“I’ve never experienced care and dedication like this.”
03 April 2017
A Grimsby man has been outside for the first time in two years thanks to an innovative scheme run by a local care home.
Staff at Cranwell Court, which specialises in providing care for older people living with dementia, have helped John Taylor (78) to learn how to sit in his wheelchair again so that he can spend more quality time with his family.
The residential home, which comprises 52 apartments, is run by Longhurst and Havelok (L&H) Homes and focusses on supporting residents to get out and be as active as possible.
John moved into Cranwell Court a year ago and Sylv (74), his wife of 59 years, visits him every day.
In the last three months, Jacky Aisthorpe and Sally Barber, who work in the home, have been encouraging John to do various exercises and get used to sitting comfortably in his wheelchair again.
The father of six recently enjoyed a day out by the seaside, once again experiencing fresh air, the sun on his skin and a bracing coastal breeze.
“It is absolutely marvellous what Jacky and Sally have done,” said John’s wife, Sylv Taylor.
“I am so very grateful. Two years ago I never thought this day would come, because with dementia you just cannot guarantee behaviour and it’s important for me not to upset John.
“The girls are marvellous, I’ve never experienced care and dedication like it before. They are amazing; the time they’ve spent with John enabling him to get to this stage is something I’ll forever be grateful for.”
Sylv and John first met in at a jazz club in Folkestone when John was in the Army. They lived together happily for decades until John’s dementia became too hard to manage at home.
“It was roughly 11 years ago that I noticed he was showing early dementia signs,” said Sylv.
“I looked after him for as long as I could at home but now I come to Cranwell Court most days, and just waffle away and talk about all sorts!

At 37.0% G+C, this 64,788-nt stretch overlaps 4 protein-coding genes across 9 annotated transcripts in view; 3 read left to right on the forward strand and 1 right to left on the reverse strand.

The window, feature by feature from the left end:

“I don’t know if John realises he’s going out, but it’s nice to think he is. Every day I visit, I wear a different necklace that he brought for me. Often, he’ll touch it as a I arrive, so I’m sure he knows it’s one he got me.”
Both Jacky and Sally hope that the success they’ve had with John will kick-start work with other residents, getting them to places they once visited or have always wanted to. Quite simply, they aren’t prepared to give up on helping residents to get as much from life as they possibly can.
“You don’t know what is going to happen until you try,” said Jacky.
“It’s very important to me to get all residents out of the home at least once every couple of weeks.
“It’s not just important for the resident, it’s also important for their loved ones to spend time with them in a non-communal setting. For Svlv, it’s about her being able to spend time with her husband as they once would.
“Once you start interacting with a dementia patient, you find out all sorts about their life when they were younger. There’s another young lady here that we discovered had been a lover of horses in the past, so we worked with her to get her out riding again. Where there is a will, there’s a way.”
If you feel that you could make a difference to people’s lives like Jacky and Sally, Cranwell Court is hosting a recruitment open day on Thursday, 6 April.
The regional leader in dementia care services is looking for people to fill a number of roles, including senior support worker, activities facilitator, support worker and night support worker.
The event is taking place at Cranwell Court on Cambridge Road in Grimsby and will run from 11am until 2pm.